The Blog Aquatic » the arctic http://blog.oceanconservancy.org News, opinions, photos and facts from Ocean Conservancy Thu, 14 Aug 2014 17:21:33 +0000 en-US hourly 1 http://wordpress.org/?v=3.4.2 Salazar: Shell Screwed Up http://blog.oceanconservancy.org/2013/03/14/salazar-shell-screwed-up/ http://blog.oceanconservancy.org/2013/03/14/salazar-shell-screwed-up/#comments Thu, 14 Mar 2013 22:41:29 +0000 Andrew Hartsig http://blog.oceanconservancy.org/?p=5156

Credit: U.S. Coast Guard

“Shell screwed up in 2012.” Interior Secretary Ken Salazar was bluntly accurate when speaking about Shell’s calamitous Arctic drilling program today.

The Interior Department’s new high-level, 60-day review – while not comprehensive – calls attention to serious shortcomings in Shell’s 2012 effort and recommends a more thorough, integrated approach to planning and oversight before deciding on whether to approve future Arctic drilling operations.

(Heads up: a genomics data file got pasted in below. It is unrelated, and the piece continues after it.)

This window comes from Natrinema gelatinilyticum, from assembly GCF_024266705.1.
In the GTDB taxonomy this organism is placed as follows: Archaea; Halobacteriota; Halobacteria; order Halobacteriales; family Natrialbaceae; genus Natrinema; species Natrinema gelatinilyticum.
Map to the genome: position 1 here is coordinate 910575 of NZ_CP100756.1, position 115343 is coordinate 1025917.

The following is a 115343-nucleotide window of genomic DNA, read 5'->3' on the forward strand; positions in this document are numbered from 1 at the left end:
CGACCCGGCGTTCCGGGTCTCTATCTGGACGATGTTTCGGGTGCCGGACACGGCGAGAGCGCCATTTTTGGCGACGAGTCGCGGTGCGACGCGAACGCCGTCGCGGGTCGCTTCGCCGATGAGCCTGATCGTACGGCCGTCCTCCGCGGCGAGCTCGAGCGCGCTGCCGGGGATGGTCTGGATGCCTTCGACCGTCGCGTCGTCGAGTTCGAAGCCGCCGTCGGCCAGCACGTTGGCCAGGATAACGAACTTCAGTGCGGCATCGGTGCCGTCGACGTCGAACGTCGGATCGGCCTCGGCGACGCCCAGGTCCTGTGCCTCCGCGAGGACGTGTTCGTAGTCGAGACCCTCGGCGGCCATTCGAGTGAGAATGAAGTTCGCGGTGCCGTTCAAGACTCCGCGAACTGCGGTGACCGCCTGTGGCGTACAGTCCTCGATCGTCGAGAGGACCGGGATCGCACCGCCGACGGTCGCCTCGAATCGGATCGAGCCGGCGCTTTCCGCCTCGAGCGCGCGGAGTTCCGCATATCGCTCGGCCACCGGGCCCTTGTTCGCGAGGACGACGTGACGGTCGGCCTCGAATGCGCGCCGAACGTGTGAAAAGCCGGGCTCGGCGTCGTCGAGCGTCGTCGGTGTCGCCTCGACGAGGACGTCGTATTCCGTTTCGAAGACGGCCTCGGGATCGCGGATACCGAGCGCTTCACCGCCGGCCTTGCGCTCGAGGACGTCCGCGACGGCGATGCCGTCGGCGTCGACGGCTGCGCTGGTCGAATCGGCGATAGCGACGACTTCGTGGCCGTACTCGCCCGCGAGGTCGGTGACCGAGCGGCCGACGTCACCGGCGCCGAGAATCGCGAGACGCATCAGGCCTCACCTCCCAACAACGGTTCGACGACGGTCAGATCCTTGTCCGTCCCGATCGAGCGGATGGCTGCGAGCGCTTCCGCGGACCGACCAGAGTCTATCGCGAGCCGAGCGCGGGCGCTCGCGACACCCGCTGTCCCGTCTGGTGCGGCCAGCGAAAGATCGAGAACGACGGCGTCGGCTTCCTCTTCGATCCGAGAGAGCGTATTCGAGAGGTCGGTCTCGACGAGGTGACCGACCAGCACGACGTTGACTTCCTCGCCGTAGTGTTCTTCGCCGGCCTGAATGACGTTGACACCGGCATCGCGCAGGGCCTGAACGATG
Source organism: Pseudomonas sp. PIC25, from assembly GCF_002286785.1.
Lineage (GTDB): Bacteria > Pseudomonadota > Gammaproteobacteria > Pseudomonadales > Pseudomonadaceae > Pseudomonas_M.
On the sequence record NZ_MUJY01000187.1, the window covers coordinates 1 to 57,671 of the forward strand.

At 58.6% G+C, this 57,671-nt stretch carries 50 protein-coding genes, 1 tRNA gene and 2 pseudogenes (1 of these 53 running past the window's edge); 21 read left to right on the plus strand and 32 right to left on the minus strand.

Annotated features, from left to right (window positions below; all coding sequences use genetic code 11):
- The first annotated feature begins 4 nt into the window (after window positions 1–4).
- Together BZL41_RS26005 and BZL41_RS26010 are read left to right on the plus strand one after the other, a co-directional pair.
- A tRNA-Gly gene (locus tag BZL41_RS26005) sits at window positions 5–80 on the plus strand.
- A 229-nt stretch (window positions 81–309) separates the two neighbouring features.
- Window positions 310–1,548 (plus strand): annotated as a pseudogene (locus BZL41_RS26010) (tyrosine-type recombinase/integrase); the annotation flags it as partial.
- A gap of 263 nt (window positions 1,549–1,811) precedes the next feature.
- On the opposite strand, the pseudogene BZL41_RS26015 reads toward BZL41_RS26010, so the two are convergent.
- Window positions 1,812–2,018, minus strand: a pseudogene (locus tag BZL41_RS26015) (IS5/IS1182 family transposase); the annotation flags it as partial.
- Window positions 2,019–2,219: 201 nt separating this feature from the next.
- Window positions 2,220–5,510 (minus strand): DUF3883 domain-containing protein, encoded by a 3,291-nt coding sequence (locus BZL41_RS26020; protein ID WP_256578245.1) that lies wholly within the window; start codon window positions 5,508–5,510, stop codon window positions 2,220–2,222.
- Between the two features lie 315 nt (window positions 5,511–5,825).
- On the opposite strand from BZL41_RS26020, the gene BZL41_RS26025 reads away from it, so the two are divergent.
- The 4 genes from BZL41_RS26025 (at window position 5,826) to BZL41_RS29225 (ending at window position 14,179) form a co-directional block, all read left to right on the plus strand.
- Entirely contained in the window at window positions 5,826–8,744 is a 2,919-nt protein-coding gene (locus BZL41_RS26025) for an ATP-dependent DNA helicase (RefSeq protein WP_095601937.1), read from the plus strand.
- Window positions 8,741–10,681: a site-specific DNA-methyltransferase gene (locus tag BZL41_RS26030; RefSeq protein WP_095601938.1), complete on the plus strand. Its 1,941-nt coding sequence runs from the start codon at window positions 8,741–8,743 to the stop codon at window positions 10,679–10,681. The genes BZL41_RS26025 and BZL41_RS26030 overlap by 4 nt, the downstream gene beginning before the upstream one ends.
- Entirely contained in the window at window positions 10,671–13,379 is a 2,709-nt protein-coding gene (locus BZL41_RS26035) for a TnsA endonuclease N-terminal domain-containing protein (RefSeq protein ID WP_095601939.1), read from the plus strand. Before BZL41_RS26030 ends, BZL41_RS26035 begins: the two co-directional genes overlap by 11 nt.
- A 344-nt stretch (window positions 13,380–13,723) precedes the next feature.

The review confirms what we already knew: that Shell simply was not ready to conduct safe and responsible operations in icy Arctic waters. It also demonstrates that federal agencies need to do a better job holding the oil industry accountable and setting higher standards for safety and environmental protection.

To that end, Shell will be required to submit a “comprehensive, integrated plan” covering all aspects of drilling and related operations, and “commission and complete a full third-party audit” of its management systems.